|Between Peter Follansbee and Chris Schwarz and comments from all over there has been a plethora of posts on early workbench design. Specifically Chris wants everyone to know about the Bench screw which Moxon shows on his workbench, and Peter wants everyone to know that while the bench screw is a good idea the double screw Moxon shows on the right hand side isn't necessarily the cat's pajamas.|
It would go against my basic tendency to have an opinion on everything to not comment. So here goes:
1 - The bench screw, drawn in on the left of the bench as part of the crochet is clearly an afterthought. It is engraved OVER the shading of the workbench legs.
2 - The double screw Moxon shows on the right hand side, is clearly not an add- on - it was impractical to erase the original legs on the details on the left but there is no trace of erasure on the right - (which is hard but not impossible in copperplate to do). So it is pretty clear to me that the double screw was part of the original drawing. But it doesn't work mechanically. There is no visible way to attach it as drawn to the workbench, and if it was permanently in place the bench screw and crochet would be totally blocked. So you must reach the conclusion that the actual arrangement of the double screw is more of a creature of illustration than a copy of an existing bench.
3 - Other earlier illustrations sources exist which show a double screw detached and hanging from a hook in the shop.
My conclusions from all of this:
If you look at the engraving in Siddons (1837 or earlier) which I posted in a blog about hats a large double screw vise is used to clamp wood for jointing. I can't tell you that it's the best way of doing this sort of thing - but there it is.
In the earliest workbench illustrations that I know of that are on the web, (German 14th century) the woodworking workbenches look more like a saw bench with splayed legs with only a bunch of stops to keep the wood from moving in any direction during planing. I don't know if this is typical for Europe or just Germany or even just the town which the illustrations originate. And I am not sure of when the change over to a Moxon type bench occurred.
The crochet, for all that it's pretty handy as a quick clamp for planing dies out from illustrations as the centuries wear on. In the drawings from Diderot (mid 18th century) the crochet is less hook-like and more of a vertical stop to prevent work being held by holdfasts from slidng around. I have no factual idea why the change occurred but my guess is that as work changed, styles of work changed, and what was considered the best tool changed also.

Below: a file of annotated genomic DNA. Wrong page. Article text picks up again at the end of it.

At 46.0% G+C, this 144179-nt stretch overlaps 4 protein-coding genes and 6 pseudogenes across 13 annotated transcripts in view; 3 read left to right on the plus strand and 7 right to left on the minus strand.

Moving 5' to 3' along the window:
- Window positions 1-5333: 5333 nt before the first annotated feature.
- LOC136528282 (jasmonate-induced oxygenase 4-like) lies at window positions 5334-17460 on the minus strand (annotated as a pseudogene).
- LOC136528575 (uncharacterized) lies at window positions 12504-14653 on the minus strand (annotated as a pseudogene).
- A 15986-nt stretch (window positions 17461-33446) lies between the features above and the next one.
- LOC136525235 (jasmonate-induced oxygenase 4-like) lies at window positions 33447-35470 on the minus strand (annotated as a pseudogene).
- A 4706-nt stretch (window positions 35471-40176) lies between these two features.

Another thought is that workbench illustrations from before the mid-19th century are few and far between and really we don't have much of an idea if the crochet or the detachable double screw vise really were ubiquitous, just common to certain areas of the trade, or an attempt by Moxon and others to show all possible combinations of work-holding and not just a single sample.
This is what historic research is all about. We need more primary sources, more sharp observations, and maybe one day we will have a definitive answer.
Another thing to consider is the traditional tail vise which you don't see on these benches, although Roubo illustrates them as a cabinetmaker's bench, but tail vises were popular in Europe in at least starting in the 19th century. We also can't count out the effect of iron vises of the mid 19th century onward. For a patternmaker - one of the most technically demanding woodworking jobs there is, a cast patternamker's vise was a pretty ubiquitous bench fixture from the late nineteen hundreds onward. So while all these wooden vises might be kind of cool don't count out heavy cast iron for high performance.
Note: in a shameless product plug I proudly mention that Moxon, Feilivien, Roubo, and most other early workbench illustrations all show holdfasts in use.
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